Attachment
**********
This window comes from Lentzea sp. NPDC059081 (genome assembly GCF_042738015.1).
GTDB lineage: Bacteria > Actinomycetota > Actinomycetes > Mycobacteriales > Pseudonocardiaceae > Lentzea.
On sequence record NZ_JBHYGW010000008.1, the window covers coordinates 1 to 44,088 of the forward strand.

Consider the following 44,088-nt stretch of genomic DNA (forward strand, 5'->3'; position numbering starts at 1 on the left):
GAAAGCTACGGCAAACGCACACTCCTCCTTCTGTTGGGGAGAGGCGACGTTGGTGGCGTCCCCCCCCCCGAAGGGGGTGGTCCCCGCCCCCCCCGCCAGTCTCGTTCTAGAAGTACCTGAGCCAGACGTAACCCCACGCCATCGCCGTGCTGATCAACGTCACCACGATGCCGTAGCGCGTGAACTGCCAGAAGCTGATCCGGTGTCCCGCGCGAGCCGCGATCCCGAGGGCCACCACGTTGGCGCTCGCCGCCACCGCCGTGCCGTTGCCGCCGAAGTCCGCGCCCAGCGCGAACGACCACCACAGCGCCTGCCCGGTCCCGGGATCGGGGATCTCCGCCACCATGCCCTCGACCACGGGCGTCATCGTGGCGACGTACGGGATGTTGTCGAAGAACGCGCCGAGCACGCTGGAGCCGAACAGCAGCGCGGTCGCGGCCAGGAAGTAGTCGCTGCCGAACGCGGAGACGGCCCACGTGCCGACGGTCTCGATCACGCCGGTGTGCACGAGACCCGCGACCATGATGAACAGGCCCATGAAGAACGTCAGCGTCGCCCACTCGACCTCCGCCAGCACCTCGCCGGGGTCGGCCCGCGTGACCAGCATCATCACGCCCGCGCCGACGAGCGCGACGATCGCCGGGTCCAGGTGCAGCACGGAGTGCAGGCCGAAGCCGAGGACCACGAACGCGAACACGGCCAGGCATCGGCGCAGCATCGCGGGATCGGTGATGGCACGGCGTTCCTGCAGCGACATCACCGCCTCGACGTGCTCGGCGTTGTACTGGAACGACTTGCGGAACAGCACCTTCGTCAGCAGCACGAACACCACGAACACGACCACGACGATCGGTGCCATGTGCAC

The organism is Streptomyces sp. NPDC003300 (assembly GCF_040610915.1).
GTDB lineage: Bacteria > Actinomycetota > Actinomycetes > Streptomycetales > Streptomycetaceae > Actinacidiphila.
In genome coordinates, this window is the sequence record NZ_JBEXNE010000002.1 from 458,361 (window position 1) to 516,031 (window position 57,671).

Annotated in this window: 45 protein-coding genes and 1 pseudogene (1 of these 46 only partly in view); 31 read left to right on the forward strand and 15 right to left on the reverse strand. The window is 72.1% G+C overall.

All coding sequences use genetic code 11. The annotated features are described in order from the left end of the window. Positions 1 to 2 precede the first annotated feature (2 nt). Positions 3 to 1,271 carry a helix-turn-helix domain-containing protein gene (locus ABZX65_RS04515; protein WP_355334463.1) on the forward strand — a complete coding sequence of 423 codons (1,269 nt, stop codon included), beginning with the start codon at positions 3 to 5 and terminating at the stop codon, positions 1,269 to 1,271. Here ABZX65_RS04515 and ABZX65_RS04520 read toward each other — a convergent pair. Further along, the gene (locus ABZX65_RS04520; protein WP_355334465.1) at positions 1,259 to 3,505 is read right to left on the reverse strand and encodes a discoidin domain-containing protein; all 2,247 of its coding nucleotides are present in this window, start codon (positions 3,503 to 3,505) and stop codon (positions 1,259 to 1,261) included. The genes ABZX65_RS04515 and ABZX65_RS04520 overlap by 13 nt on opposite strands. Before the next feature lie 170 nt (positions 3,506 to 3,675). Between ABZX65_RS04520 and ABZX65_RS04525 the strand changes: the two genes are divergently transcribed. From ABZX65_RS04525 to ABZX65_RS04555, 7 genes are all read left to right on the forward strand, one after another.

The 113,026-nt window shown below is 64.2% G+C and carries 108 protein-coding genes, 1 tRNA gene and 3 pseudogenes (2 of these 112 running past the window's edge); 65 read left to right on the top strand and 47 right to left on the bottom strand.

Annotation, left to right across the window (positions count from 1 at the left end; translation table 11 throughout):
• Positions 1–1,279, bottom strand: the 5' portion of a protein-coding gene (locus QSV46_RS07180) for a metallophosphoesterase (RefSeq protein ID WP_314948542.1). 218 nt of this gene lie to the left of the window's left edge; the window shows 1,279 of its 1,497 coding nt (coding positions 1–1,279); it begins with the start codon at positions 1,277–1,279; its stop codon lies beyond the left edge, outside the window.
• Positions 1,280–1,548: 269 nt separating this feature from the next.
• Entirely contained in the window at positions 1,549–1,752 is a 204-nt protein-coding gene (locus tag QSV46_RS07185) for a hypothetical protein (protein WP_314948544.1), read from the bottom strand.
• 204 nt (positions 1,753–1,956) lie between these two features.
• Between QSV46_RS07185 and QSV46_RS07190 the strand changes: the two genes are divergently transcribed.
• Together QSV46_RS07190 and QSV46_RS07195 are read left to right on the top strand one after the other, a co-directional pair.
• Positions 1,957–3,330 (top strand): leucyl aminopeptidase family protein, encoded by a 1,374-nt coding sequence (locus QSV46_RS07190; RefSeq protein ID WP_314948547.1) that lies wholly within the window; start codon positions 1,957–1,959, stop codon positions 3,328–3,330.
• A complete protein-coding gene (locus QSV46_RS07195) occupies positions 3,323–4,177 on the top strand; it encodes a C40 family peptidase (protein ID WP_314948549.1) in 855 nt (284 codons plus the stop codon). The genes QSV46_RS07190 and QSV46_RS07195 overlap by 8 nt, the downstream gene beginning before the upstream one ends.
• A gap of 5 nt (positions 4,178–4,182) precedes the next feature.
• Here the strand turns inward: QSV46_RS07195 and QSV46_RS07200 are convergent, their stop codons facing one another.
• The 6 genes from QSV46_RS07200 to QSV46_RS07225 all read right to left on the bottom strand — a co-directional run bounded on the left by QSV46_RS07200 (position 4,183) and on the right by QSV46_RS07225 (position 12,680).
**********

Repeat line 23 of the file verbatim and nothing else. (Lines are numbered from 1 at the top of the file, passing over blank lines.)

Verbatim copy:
• The 6 genes from QSV46_RS07200 to QSV46_RS07225 all read right to left on the bottom strand — a co-directional run bounded on the left by QSV46_RS07200 (position 4,183) and on the right by QSV46_RS07225 (position 12,680).